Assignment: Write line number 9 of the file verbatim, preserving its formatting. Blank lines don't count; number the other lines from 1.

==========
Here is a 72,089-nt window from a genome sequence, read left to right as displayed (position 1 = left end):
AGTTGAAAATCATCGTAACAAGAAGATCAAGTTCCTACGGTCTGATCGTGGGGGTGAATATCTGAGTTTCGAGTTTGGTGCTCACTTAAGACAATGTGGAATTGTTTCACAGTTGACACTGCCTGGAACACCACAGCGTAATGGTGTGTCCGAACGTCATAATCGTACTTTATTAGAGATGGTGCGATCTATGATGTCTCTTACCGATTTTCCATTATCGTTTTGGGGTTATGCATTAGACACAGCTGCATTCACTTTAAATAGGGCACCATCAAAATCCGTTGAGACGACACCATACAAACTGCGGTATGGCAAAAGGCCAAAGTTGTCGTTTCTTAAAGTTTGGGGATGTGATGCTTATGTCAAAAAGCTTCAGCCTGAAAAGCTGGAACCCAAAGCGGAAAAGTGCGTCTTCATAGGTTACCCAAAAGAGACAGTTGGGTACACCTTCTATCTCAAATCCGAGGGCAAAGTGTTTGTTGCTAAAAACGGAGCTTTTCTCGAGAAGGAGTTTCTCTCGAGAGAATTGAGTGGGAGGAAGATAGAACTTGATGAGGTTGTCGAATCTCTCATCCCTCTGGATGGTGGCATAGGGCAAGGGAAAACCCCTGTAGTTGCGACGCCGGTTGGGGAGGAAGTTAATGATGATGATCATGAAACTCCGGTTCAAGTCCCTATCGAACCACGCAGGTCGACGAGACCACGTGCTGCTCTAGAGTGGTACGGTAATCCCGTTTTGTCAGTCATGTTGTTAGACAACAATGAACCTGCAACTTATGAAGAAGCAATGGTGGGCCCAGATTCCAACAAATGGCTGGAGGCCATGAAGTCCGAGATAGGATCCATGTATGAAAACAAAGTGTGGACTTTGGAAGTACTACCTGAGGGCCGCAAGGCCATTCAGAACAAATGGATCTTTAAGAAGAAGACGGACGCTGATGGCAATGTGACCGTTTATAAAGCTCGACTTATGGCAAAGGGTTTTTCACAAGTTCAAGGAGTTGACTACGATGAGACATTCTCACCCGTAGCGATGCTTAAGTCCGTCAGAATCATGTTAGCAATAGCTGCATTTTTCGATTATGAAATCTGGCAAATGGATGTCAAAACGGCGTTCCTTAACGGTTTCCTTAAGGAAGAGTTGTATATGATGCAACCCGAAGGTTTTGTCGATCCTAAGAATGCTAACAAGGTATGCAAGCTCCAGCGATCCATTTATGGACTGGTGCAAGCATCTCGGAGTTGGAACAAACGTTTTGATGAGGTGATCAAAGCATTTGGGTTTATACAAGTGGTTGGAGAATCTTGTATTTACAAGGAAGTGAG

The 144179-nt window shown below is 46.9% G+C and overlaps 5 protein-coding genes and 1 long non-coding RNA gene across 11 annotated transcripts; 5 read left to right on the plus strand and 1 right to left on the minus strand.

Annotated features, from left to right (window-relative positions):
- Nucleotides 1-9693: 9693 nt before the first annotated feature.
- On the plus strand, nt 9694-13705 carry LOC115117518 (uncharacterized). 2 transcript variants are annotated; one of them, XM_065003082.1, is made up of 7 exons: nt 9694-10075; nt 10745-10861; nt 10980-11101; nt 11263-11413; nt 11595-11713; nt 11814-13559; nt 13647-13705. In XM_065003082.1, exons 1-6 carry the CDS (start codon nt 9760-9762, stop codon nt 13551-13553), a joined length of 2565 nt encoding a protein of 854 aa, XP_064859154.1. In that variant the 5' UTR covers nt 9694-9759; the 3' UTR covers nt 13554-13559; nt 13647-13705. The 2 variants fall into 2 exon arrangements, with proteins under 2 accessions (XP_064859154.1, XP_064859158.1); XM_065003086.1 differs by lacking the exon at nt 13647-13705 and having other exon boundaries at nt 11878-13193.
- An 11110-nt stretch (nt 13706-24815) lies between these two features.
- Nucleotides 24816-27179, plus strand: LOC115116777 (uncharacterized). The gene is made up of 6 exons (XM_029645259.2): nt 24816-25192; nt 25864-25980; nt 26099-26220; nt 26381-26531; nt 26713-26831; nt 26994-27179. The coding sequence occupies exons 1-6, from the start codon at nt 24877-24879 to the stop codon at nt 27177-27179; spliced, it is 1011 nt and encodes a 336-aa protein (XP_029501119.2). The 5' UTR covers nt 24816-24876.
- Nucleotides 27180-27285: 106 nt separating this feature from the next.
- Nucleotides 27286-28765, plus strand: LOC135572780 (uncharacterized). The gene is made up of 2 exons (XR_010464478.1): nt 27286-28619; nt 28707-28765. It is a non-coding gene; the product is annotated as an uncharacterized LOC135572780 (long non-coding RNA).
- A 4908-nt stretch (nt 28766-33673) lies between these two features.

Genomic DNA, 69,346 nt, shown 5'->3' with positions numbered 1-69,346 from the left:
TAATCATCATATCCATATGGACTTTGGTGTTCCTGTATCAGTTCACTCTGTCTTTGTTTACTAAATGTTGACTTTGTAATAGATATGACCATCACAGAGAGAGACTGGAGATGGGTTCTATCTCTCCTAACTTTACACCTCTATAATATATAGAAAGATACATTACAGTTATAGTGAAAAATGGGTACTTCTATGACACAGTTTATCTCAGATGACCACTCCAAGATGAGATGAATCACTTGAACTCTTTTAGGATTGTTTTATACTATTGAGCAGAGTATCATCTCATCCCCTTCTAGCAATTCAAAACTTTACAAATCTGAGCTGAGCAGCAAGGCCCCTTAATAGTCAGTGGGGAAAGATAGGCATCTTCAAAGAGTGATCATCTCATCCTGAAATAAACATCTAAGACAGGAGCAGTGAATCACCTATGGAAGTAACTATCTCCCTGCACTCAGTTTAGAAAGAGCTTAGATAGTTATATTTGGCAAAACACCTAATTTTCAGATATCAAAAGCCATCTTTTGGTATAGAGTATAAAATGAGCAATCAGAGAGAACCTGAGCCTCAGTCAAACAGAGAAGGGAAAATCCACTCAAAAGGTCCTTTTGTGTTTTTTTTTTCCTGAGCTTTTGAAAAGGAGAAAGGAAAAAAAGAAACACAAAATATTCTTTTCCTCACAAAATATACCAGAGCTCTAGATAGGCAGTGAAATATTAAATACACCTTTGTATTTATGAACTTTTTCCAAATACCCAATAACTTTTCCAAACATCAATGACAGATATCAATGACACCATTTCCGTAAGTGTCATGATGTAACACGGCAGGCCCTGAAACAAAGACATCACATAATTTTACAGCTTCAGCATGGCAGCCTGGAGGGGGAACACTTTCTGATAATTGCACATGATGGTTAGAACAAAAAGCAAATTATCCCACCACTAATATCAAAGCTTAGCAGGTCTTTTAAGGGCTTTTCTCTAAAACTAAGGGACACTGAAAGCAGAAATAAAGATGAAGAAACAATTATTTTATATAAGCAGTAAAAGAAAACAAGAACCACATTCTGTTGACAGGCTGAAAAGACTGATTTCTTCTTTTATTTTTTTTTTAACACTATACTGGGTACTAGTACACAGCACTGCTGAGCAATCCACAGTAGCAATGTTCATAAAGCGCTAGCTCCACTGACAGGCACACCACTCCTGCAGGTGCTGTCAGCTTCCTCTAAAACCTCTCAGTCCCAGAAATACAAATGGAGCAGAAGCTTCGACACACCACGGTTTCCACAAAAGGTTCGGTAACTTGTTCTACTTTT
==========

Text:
- Nucleotides 27180-27285: 106 nt separating this feature from the next.